Despite the glowing and well-publicized praise "The Flash" received prior to hitting the silver screen, the movie seems to be getting a lukewarm response from critics, with a score of 66% on Rotten Tomatoes. The audience score was much more positive, sitting at around 85%, and Cinemascore gave the movie a B. Writing for RogerEbert.com, Matt Zoller Seitz gave the film a mixed review, while Looper's own Dominic Griffin also assigned the movie a middling 5/10 rating for his review of "The Flash."

Overall, these certainly aren't the worst scores, especially for a superhero movie. However, a film with the amount of baggage "The Flash" carries needs to be great. It needs to inspire; it needs to drum up endless excitement. In short, "The Flash" needed to border perfect, a near-impossible task for a summer blockbuster. While an average Marvel film might have fared okay with these reviews, "The Flash" most certainly does not have that luxury.

DC's latest outings have left a lot to be desired

For about a decade now, superhero fans have been wary of DC films. While Warner Bros. has proven they can knock it out of the park with some of their properties — "Aquaman," "Wonder Woman," "Shazam," and "The Batman" — their latest films have received little fanfare or worthwhile praise.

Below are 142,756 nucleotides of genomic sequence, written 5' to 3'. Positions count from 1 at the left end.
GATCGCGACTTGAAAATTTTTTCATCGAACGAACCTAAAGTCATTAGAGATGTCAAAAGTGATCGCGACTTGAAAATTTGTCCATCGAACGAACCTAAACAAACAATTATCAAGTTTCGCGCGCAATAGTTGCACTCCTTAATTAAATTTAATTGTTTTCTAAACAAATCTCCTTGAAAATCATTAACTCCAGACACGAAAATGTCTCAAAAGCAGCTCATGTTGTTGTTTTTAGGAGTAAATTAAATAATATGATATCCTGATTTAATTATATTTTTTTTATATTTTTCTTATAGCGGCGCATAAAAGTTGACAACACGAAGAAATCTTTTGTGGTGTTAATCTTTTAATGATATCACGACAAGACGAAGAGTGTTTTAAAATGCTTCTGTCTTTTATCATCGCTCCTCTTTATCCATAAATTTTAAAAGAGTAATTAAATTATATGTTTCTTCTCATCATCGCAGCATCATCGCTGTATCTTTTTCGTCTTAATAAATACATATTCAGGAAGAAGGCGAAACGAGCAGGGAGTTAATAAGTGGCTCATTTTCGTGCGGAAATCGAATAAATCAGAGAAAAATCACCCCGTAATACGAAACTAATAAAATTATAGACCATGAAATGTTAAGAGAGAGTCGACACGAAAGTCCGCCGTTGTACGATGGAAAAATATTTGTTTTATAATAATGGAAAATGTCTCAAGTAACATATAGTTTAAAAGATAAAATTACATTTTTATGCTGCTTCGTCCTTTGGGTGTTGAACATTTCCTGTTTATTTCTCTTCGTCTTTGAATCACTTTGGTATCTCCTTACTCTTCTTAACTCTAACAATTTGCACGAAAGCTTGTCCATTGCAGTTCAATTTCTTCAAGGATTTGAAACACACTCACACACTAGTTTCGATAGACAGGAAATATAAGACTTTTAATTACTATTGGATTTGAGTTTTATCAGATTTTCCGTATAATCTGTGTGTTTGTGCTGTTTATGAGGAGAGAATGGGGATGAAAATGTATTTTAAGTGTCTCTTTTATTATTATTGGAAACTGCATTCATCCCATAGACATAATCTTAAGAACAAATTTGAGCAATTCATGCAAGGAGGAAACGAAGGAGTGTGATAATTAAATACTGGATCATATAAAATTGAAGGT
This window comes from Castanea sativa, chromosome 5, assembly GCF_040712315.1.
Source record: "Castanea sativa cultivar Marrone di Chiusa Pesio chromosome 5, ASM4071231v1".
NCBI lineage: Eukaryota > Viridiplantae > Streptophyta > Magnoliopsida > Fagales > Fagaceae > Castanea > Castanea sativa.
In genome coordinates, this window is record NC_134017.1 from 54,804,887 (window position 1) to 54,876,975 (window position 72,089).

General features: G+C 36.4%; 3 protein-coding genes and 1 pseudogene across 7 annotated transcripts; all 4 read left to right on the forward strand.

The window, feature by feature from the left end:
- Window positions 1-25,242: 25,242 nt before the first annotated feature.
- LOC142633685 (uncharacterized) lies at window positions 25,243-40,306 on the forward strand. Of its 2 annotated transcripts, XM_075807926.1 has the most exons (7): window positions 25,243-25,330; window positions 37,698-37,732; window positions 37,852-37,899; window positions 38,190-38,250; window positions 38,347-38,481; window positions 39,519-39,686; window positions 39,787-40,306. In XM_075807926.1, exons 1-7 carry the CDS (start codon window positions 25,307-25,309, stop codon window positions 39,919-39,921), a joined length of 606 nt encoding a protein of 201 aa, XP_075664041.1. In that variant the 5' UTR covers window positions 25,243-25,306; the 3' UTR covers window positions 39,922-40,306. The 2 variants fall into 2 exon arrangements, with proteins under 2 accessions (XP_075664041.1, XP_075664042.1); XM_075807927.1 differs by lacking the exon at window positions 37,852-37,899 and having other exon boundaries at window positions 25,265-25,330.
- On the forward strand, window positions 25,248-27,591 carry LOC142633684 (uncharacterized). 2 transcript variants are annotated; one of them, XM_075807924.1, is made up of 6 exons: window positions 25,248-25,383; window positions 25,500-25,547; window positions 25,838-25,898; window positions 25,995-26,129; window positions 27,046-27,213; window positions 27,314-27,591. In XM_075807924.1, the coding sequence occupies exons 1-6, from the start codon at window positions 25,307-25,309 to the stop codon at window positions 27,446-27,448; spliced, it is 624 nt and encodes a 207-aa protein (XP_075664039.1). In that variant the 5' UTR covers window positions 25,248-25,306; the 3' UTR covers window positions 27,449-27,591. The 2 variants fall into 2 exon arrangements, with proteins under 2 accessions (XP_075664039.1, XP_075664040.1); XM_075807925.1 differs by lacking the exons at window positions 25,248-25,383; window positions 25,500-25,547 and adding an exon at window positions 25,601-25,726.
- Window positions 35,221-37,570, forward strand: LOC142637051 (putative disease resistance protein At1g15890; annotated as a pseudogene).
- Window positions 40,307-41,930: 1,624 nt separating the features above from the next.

"Black Adam" was released in October 2022, and despite boasting Dwayne "The Rock" Johnson and a strong supporting cast, the film faltered at the box office and received little praise from critics. Earlier this year in March, despite the success of its predecessor, "Shazam! Fury of the Gods" was met with dismal box-office earnings, receiving only $133 million on a budget of around $125 million. Reviews for the sequel were not kind, either. On top of this, Warner Bros. didn't exactly inspire hope in fans when they completely axed the HBO Max release of "Batgirl" in 2022. 

Combined with Ezra Miller's numerous controversies and the mediocre reviews toward "The Flash," fans may have found it easy to pass on the Scarlet Speedster's adventure after remembering some of DC's latest cinematic outings.

Yo, Spidey is always going to be stiff competition

"Spider-Man: Across the Spider-Verse" was released on June 2, and it's continuing an impressive run at the box-office. Variety reported that the movie brought in $27.8 million during its third-weekend run. In total, the sequel to 2018's "Spider-Man: Into the Spider-Verse" has reportedly raked in close to $500 million. 

The Webhead is proving to be tough competition for everyone at the box office, not just "The Flash." "Elemental," Disney and Pixar's latest feel-good animated feature, was also released on June 16, and it too is facing some struggles at the box office. With a similar estimated budget of $200 million, the Pixar flick reportedly debuted at only $29.5 million. It looks like "Elemental" and "The Flash" might be on the same leaky boat, and that rascal Miles Morales might be partly to blame.

It'll be interesting to track "The Flash" as it treks through its days in theaters. It still has time to make some type of financial splash. Still, it's not looking good. And judging from all the issues and obstacles it ran into before and during its production and after its release, it's probably not a major shock.